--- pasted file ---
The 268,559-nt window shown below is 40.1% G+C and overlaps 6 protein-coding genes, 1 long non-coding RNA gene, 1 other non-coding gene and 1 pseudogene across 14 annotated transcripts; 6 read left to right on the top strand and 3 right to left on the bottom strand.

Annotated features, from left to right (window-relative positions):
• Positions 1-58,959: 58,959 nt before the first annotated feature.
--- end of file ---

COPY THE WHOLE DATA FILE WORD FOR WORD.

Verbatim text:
The 268,559-nt window shown below is 40.1% G+C and overlaps 6 protein-coding genes, 1 long non-coding RNA gene, 1 other non-coding gene and 1 pseudogene across 14 annotated transcripts; 6 read left to right on the top strand and 3 right to left on the bottom strand.

Annotated features, from left to right (window-relative positions):
• Positions 1-58,959: 58,959 nt before the first annotated feature.